Examining Pages of Testimony

How do Pages of Testimony work? This article will use as an example the Page of Testimony about Yehuda Kagan. You can follow the links to print out a copy.

If we examine the structure of a Page of Testimony, we find that it is divided into three sections. The first section includes prewar biographical details of the person who died. The middle section tells the story of how that victim was murdered in the Holocaust. The third section includes details of the person who submitted the Page of Testimony, and allows us to consider the lives of survivors, or of other relatives who are not survivors, in the wake of the Holocaust.

“The Stories Behind the Names” presents students, teachers, and the general public with the human story that lies behind the biographical details that appear on Pages of Testimony. The educational value of “The Stories Behind the Names” is twofold:

  1. Rather than relating to Holocaust victims as abstract numbers, “The Stories Behind the Names” conveys the message that behind the statistic are six million human stories. It exposes students to individual stories and a multifaceted Jewish world, thus enabling students to better grasp the significance behind an inconceivable number. The Israeli poet Zelda wrote that “Every Person Has a Name,” in a poem which has become iconic for the perpetuation of Holocaust memory. These apparently simple words have been our inspiration and guide in writing “The Stories Behind the Names.”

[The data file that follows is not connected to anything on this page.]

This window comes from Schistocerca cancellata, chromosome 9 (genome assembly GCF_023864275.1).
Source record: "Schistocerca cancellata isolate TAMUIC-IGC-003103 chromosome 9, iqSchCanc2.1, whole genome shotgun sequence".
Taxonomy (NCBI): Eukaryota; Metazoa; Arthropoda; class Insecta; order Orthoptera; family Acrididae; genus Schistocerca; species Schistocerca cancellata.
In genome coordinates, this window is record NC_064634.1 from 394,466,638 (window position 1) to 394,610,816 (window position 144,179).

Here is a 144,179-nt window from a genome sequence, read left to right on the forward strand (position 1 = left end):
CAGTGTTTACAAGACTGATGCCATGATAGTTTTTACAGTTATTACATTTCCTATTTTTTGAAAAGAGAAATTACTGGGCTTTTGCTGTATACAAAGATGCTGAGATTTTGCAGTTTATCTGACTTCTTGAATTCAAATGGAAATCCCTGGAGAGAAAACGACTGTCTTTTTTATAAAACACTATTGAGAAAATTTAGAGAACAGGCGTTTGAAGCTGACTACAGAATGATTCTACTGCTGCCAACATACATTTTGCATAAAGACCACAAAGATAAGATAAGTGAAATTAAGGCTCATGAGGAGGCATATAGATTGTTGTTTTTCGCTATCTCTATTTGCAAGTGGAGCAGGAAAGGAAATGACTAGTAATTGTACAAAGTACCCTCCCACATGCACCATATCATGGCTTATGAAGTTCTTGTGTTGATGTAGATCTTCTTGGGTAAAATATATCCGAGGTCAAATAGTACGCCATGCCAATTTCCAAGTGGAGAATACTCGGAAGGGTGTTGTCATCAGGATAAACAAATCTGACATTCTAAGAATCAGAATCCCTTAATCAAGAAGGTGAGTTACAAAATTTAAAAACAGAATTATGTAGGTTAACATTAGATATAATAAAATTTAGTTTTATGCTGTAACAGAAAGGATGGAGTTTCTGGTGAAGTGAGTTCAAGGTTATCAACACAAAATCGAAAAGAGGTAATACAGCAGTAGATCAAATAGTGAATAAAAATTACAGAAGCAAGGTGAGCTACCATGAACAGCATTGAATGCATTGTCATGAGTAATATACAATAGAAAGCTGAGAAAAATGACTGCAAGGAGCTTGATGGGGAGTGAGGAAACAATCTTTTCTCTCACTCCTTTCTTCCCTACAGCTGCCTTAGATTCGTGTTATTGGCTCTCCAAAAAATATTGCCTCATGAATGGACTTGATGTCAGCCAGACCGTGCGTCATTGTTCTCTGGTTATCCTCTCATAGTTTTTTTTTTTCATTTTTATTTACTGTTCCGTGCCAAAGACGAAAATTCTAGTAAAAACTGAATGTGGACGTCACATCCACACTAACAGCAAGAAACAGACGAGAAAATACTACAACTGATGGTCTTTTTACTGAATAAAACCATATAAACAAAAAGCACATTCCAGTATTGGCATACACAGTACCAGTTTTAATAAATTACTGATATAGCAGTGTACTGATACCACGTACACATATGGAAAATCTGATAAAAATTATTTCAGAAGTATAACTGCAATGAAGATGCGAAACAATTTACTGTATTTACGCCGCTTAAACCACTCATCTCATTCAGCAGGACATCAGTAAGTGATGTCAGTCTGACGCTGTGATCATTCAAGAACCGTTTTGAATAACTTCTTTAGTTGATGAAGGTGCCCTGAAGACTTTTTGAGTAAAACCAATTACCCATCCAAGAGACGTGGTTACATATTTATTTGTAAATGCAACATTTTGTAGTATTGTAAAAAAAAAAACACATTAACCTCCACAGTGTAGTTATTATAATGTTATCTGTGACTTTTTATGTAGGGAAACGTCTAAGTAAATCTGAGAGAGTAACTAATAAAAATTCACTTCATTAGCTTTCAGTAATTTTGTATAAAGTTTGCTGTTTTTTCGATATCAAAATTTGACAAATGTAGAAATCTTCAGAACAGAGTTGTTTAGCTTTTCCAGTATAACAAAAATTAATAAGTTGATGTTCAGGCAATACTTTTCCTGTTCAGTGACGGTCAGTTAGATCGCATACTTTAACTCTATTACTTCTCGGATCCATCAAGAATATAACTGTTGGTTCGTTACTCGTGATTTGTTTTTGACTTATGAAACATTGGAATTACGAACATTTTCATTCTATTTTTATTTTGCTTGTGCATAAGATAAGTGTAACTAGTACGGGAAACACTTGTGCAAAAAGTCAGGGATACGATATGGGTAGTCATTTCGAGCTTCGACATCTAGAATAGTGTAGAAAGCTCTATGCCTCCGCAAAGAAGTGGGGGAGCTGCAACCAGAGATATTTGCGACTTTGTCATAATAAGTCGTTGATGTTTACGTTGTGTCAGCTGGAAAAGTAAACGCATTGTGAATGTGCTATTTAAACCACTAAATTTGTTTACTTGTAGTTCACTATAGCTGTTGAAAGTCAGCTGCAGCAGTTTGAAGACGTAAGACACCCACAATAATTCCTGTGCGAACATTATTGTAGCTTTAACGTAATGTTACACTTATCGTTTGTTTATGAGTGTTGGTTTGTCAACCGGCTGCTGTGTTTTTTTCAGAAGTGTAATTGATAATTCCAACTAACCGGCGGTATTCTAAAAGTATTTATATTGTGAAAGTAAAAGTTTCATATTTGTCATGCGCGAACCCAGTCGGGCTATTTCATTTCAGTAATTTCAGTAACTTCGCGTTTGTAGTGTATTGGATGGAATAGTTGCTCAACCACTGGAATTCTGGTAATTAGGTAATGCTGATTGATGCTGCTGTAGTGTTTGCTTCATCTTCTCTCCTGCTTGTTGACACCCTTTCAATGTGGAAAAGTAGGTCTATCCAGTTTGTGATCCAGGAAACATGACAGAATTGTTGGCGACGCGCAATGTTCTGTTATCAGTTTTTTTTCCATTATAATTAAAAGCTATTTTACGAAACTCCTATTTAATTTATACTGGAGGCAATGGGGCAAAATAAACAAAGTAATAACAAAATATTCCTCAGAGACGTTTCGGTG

2. By revealing the human stories behind the biographical details, we restore a face and an identity to people and communities whom the Nazis sought to wipe out. Beyond the Nazis' major goal of murdering the Jewish people, they sought to wipe out any memory of the Jewish people: they confiscated Jews’ property, burned synagogues, banned Jewish art and literature, looted Jewish houses, burned Jews’ family pictures and personal possessions. The Nazis and their collaborators subjected Jews in Germany, Austria, and countries that Germany occupied to a process of dehumanization. “The Stories Behind the Names” attempts to restore human identities to the Nazis’ victims.